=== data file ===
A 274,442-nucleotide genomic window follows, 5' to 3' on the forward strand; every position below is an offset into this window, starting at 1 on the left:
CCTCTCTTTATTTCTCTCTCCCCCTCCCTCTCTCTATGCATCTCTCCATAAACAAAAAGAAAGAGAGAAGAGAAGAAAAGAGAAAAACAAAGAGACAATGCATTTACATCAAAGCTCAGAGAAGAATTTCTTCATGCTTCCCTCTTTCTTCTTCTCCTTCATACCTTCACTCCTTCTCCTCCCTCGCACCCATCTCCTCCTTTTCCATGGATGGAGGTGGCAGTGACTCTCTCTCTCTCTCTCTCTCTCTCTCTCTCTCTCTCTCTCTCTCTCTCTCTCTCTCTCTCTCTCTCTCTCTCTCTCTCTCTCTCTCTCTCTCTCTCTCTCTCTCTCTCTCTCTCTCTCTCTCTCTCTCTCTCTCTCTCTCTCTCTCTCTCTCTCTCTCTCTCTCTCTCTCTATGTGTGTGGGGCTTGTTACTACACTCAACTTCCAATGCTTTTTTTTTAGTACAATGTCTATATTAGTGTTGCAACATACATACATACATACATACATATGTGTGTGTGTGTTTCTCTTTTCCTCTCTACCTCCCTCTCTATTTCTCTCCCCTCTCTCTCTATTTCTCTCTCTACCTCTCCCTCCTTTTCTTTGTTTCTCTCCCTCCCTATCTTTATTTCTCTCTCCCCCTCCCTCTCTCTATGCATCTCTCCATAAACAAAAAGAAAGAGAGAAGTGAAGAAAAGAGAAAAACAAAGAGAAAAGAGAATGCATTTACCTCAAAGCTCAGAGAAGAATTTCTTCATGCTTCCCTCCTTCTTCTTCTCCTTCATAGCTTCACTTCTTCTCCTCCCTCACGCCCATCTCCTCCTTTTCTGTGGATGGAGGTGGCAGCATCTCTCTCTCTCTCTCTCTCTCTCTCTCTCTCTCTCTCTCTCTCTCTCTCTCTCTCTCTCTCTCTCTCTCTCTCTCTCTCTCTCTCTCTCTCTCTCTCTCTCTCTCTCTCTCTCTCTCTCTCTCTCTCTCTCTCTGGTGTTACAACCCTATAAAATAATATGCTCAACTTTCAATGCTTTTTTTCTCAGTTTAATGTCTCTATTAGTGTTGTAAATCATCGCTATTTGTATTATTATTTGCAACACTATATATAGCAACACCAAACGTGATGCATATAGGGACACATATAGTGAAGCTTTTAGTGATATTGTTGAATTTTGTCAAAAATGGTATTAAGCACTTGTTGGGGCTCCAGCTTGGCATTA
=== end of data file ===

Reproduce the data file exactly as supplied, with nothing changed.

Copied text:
A 274,442-nucleotide genomic window follows, 5' to 3' on the forward strand; every position below is an offset into this window, starting at 1 on the left:
CCTCTCTTTATTTCTCTCTCCCCCTCCCTCTCTCTATGCATCTCTCCATAAACAAAAAGAAAGAGAGAAGAGAAGAAAAGAGAAAAACAAAGAGACAATGCATTTACATCAAAGCTCAGAGAAGAATTTCTTCATGCTTCCCTCTTTCTTCTTCTCCTTCATACCTTCACTCCTTCTCCTCCCTCGCACCCATCTCCTCCTTTTCCATGGATGGAGGTGGCAGTGACTCTCTCTCTCTCTCTCTCTCTCTCTCTCTCTCTCTCTCTCTCTCTCTCTCTCTCTCTCTCTCTCTCTCTCTCTCTCTCTCTCTCTCTCTCTCTCTCTCTCTCTCTCTCTCTCTCTCTCTCTCTCTCTCTCTCTCTCTCTCTCTCTCTCTCTCTCTCTCTCTCTCTCTCTCTATGTGTGTGGGGCTTGTTACTACACTCAACTTCCAATGCTTTTTTTTTAGTACAATGTCTATATTAGTGTTGCAACATACATACATACATACATACATATGTGTGTGTGTGTTTCTCTTTTCCTCTCTACCTCCCTCTCTATTTCTCTCCCCTCTCTCTCTATTTCTCTCTCTACCTCTCCCTCCTTTTCTTTGTTTCTCTCCCTCCCTATCTTTATTTCTCTCTCCCCCTCCCTCTCTCTATGCATCTCTCCATAAACAAAAAGAAAGAGAGAAGTGAAGAAAAGAGAAAAACAAAGAGAAAAGAGAATGCATTTACCTCAAAGCTCAGAGAAGAATTTCTTCATGCTTCCCTCCTTCTTCTTCTCCTTCATAGCTTCACTTCTTCTCCTCCCTCACGCCCATCTCCTCCTTTTCTGTGGATGGAGGTGGCAGCATCTCTCTCTCTCTCTCTCTCTCTCTCTCTCTCTCTCTCTCTCTCTCTCTCTCTCTCTCTCTCTCTCTCTCTCTCTCTCTCTCTCTCTCTCTCTCTCTCTCTCTCTCTCTCTCTCTCTCTCTCTCTCTCTCTCTCTGGTGTTACAACCCTATAAAATAATATGCTCAACTTTCAATGCTTTTTTTCTCAGTTTAATGTCTCTATTAGTGTTGTAAATCATCGCTATTTGTATTATTATTTGCAACACTATATATAGCAACACCAAACGTGATGCATATAGGGACACATATAGTGAAGCTTTTAGTGATATTGTTGAATTTTGTCAAAAATGGTATTAAGCACTTGTTGGGGCTCCAGCTTGGCATTA